Further Polls Shift Is Unconstitutional -Jega

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Prof Attahiru Jega, INEC BossBy Nuel Suji, Abuja.
The Chairman of the Independent National Electoral Commission (INEC), Prof. Attairu Jega, on Wednesday told legislature that any further postponement of the elections is unconstitutional, even as INEC chairman revealed that over 4 million people did multiple registrations in the country.

Jega added that the Commission will engage not less than 100,000 adhoc staff for the forthcoming general elections scheduled to hold on March 28.

The INEC boss who was at the Senate to brief lawmakers on the preparation for the poll, in a meeting that lasted for about 5 hours, said the commission will go ahead to use the card reader machines for the accreditation of voters only.

The INEC chairman insisted the Commission was ready for February 14 elections but for the advice by the National Security Adviser(NSA) Sambo Dasuki and Military Service Chiefs, forcing the commission to postpone the elections in the country.

“We believe that we could go ahead with the scheduled election  for Feb. 14 and 28, except for the new development in  which INEC received a letter from NSA conveying a strong advise from the service chiefs for a rescheduling of elections for six weeks,” Jega told the senators.

Adding: “The NCS reviewed the situation after my presentation  and concluded that INEC should go and make further consultations and in compliance with its statutory powers decide on what to do.

“On feb 8, after additional broad consultation with key stakeholders the commission decided to acede to the strong advise of the NSA and the service chiefs to  reschedule the election to March 28 and April 11.

“On Feb 15 the commission met again, reviewed the new development and took a decision on how best to utilize the six weeks extension to add value to our operational and logistical preparation for the election.”

The INEC boss also revealed that over 4 million people did multiple registrations in the country  adding that the commission will engage not less than 100,000 adhoc staff for the forthcoming general elections scheduled to hold on March 28.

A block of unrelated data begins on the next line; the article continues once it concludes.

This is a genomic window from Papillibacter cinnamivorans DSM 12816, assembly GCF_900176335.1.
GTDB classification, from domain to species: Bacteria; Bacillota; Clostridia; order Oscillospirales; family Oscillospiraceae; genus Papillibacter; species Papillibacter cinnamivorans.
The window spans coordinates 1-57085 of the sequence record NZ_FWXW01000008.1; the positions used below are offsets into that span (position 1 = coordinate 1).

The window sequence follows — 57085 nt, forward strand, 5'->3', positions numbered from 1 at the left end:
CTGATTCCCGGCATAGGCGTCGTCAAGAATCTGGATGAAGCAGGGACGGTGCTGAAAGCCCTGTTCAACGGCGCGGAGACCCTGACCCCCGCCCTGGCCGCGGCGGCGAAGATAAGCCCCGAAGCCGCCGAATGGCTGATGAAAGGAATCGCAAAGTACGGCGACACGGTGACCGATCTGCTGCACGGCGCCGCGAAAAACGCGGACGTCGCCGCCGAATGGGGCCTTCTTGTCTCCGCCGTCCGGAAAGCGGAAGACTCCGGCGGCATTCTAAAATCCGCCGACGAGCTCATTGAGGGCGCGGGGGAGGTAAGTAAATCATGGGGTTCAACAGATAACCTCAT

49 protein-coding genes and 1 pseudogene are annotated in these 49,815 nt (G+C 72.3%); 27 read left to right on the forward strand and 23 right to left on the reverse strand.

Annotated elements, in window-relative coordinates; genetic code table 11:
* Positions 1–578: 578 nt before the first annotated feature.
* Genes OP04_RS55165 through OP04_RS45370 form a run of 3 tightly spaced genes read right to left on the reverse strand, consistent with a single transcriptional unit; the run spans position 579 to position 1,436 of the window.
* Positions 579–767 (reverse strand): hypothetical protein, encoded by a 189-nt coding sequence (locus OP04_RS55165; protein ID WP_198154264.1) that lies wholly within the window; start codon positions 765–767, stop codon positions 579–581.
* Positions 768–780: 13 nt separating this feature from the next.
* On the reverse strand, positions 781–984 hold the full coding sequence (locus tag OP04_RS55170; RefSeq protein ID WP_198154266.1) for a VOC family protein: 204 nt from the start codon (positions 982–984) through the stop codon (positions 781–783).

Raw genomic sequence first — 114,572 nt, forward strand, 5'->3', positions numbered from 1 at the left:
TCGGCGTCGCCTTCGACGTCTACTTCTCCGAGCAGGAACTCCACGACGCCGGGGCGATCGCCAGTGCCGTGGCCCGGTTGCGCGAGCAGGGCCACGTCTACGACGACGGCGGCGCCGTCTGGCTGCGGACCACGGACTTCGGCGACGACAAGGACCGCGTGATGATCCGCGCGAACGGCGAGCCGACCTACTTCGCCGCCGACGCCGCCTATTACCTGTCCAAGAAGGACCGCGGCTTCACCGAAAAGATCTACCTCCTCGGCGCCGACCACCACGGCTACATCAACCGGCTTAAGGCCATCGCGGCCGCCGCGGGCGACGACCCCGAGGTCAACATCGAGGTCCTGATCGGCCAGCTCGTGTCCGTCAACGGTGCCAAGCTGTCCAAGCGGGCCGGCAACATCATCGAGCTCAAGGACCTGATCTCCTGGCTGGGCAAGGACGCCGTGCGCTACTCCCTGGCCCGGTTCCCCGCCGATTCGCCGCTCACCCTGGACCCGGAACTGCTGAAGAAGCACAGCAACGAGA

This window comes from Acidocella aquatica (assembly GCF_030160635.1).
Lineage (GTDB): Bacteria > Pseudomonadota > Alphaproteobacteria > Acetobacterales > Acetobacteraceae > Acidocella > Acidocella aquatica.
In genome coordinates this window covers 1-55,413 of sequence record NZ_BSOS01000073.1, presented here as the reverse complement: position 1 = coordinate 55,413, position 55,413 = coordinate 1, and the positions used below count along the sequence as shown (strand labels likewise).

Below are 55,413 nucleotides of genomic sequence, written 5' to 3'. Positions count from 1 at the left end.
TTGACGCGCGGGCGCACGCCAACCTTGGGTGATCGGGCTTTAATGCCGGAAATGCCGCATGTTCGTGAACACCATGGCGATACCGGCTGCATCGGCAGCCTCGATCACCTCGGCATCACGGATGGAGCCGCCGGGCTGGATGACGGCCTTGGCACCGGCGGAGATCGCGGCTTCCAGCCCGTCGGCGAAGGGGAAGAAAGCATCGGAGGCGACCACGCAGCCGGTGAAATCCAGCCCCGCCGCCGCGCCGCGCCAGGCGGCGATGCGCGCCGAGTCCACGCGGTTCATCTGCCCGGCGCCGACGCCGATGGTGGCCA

Jega said about 0.03(503) card reader machines failed so far when the imported card reader machines were tested by the Commission.

He the Commission  introduced this innovation to prevent electoral fraud informing the lawmakers that the time duration for accreditation of electorates will not be more than  on  10-30 seconds.

“With regards to the card readers, the use of the PVCs and  the card reader for the conduct of the 2015 election we believe are in accord with the provisions of the Electoral Act 2010 as amended. They were introduced also, pursuant to the powers granted to the commission by the 1999 Constitution (as amended), INEC is empowered by Section 16(4) of the Electoral Act 2010 to and I quote: wherever it considers it necessary, replace or any voter card for the time being by voters.

“The decision of the commission to replace TVC with PVC is in accordance with the provisions of the electoral Act as amended. An election is said to be validly conducted if it meets certain basic requirements including accreditation of voters. An election cannot be said to be properly conducted, if the steps provided by section 49 of the Electoral Act 2010 are not complied with.

“This section requires that anybody intending to vote shall present himself with his voter card to a  presiding officer who shall certify him or her, that person is on the register of voters before issuing such a person with ballot paper.

Explaining further he said, “The use of the card reader for the purpose of accreditation of voters is one of the innovations introduced by the commission to improve the credibility of the electoral process, in particular, the accreditation process. It is not offensive to the electoral Act or to the constitution. It adds value to the desires of Nigerians to have a credible election in line with international best practice.

“Whereas section 52 of the electoral Act of the Electoral Act prohibits the use of electronic voting, the card reader is not a voting machine and it is not used for voting, it is merely an  electronic devise introduced to improve the integrity of the voting process. It should be remembered that section 78 and section 118 of the constitution grants INEC powers to register voters and to conduct election in Nigeria.”

Reacting to Jega presentation, Senator Ali Mohammed Ndume applauded INEC for their preparation towards the conduct of free and fair elections in the country but expressed doubt at the readiness of security agencies to ensure secured election.

On why there is high increase of people collected their voters Permanent Voters Card(PVC) in the troubled states in the North east, Senator Ndume explained this is possible because People that are internally displaced in those states are in the same location there by making it easy for INEC to distribute the PVC to the people.